Metropolitan News-Enterprise


Wednesday, January 12, 2010


Page 1


C.A. Revives Coach’s Whistleblower Suit Against San Diego State




The Fourth District Court of Appeal yesterday revived a whistleblower suit by a former strength coach for the San Diego State University football team, who claims he lost that position because of his role in a university audit of the program, including his statements that the head coach was publicly intoxicated on a couple of road trips.

The university erred in finding that David Ohton’s accusations were not protected by the California Whistleblower Protection Act because they were based on hearsay, Justice Terry O’Rourke wrote for Div. One.

Contrary to the university’s understanding, the justice said, the act’s requirement of a “good faith communication” may be met where a statement is made under oath on the basis of a belief supported by “honest information.”

Retaliation Claimed

Ohton, who has worked for the university’s athletic department since 1986, has been working for teams in other sports since 2003. He claims that he lost the football position, and was subjected to a restriction on his working hours, after he was identified as the source of a 103-page audit response lambasting then-head coach Tom Craft and others for mismanagement.

Under the CWPA provisions relating to the California State University, attorney John Adler was retained to investigate Ohton’s internal retaliation complaint.

Adler rejected Ohton’s claim that the loss of his football job, which the university attributed to Craft’s desire to have his own strength coach who would only work for the football team, was based on allegations of mismanagement.

Adler found that the loss of the coaching assignment was based in part on the claim that Craft had been drunk in public on trips to Idaho and New Mexico during the 2002 season, but that the accusation did not qualify for whistleblower protection because it was  “hearsay and fully refuted”—Ohton did not travel with the team that season—and possibly motivated by personal animus against Craft.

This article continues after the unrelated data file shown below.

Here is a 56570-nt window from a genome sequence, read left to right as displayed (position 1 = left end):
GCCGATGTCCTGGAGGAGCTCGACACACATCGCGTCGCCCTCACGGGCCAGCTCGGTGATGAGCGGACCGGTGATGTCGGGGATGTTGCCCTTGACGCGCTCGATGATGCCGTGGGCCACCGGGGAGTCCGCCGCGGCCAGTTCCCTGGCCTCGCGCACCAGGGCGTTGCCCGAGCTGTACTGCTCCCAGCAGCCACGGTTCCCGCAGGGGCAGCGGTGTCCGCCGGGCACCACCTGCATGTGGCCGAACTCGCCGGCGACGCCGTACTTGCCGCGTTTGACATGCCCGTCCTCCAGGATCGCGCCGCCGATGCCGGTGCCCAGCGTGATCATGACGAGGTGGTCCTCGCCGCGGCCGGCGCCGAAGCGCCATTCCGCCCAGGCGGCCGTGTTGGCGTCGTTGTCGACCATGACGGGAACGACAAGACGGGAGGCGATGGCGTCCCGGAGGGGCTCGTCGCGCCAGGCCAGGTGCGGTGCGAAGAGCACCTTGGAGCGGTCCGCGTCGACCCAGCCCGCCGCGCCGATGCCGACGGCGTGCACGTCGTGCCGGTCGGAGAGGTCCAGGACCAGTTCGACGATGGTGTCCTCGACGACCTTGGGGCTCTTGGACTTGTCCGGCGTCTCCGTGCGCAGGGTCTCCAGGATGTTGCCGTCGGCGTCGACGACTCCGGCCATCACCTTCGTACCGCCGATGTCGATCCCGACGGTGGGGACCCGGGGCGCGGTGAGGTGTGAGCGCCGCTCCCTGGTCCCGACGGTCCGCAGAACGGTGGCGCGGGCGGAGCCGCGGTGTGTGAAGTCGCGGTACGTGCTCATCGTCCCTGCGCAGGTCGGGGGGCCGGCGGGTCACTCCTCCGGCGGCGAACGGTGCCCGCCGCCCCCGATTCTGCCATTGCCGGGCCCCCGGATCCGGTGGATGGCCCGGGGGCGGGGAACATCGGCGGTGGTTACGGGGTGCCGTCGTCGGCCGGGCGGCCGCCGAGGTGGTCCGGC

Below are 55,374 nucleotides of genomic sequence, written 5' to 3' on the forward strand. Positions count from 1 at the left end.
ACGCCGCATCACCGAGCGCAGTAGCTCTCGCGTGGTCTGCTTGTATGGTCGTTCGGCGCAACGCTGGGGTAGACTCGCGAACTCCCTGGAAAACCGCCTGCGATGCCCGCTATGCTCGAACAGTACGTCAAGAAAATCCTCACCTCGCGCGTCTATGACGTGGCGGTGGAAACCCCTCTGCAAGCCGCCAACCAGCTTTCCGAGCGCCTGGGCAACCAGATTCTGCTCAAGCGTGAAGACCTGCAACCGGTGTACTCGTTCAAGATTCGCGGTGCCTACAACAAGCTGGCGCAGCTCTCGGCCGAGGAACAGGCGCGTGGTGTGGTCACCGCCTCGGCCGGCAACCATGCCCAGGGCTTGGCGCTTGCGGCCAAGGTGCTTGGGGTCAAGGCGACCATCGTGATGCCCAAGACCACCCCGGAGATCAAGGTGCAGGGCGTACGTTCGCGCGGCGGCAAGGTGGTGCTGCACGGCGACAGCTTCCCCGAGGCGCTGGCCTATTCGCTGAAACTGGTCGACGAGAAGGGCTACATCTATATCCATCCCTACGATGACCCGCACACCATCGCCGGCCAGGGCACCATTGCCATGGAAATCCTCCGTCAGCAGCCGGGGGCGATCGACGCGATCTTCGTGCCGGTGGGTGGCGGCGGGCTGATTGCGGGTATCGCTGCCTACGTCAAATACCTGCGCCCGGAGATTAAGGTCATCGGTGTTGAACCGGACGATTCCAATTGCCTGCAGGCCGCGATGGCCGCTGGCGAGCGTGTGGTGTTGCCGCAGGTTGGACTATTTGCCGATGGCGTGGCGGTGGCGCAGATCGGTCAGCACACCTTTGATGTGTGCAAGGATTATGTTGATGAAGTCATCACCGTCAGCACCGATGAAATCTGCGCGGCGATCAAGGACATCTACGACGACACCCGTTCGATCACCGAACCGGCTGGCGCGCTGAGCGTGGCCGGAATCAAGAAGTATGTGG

‘Punitive Act’

Adler did find that the work-hours restriction, effectively banning Ohton from campus after 2 p.m., was a “punitive...unnecessary, demeaning  act” designed to deliver the message “don’t mess with football.”

Based on Adler’s report, the university issued a final determination under the CWPA, concluding that Ohton had been subject to “minor” retaliation. To the extent that his removal from the football position was retaliatory, the university concluded, it was in response to the “factually false” and “not made in good faith” accusations of Craft’s intoxication.

The university agreed with Adler that the work-hours restriction was retaliatory, and rescinded it.

Ohton then sued the university, which initially prevailed on summary judgment. The Court of Appeal, in Ohton v. Board of Trustees of Cal. State University (2007) 148 Cal.App.4th 749, reversed, but held that Ohton could not state a claim for damages on remand unless the court granted a writ of mandate finding that the internal review process had not “satisfactorily addressed” the complaint, as required by the CWPA.

On remand, San Diego Superior Court  Judge Charles Hayes denied the writ petition.

O’Rourke, however, writing for the Court of Appeal, said the denial of whistleblower protection with regard to the intoxication allegation was arbitrary and capricious because it relied on an erroneous definition of “good faith communication.”

Emphasizing that the court was making no finding on the merits of the drunkenness allegation, O’Rourke said the finding of bad faith was inconsistent with the university’s determination that Ohton was not “knowingly dishonest” in leveling the accusation.

That the allegation was hearsay and not sustained on the merits, the justice continued, did not preclude a finding of good faith because “that standard, logically extended, would require whistleblowers to report solely on matters they themselves perceived,” which is not a requirement of the statute.

O’Rourke noted the university’s concession in court, although it was not in the determination letter, that a booster acknowledged telling Ohton that he had seen Craft drunk on the New Mexico trip.

The justice went on to say that the university had violated the statute by failing to advise Ohton, as part of its determination, whether it had referred the perpetrators of what it found to be retaliation to the prosecutor’s office or had disciplined them internally.

“The Legislature designated such retaliation as a criminal offense,” O’Rourke wrote. “Therefore, when CSU makes a finding of retaliation, to satisfactorily address the whistleblower complaint, its determination letter must state whether the matter was referred to criminal prosecution, and if not why not. Anything short of this defeats the protections created by the statute. Here, because of CSU’s silence on the issue of punishment and discipline, CSU did not satisfactorily address Ohton’s complaint.”

The case is Ohton v. California State University of San Diego, 10 S.O.S. 120.


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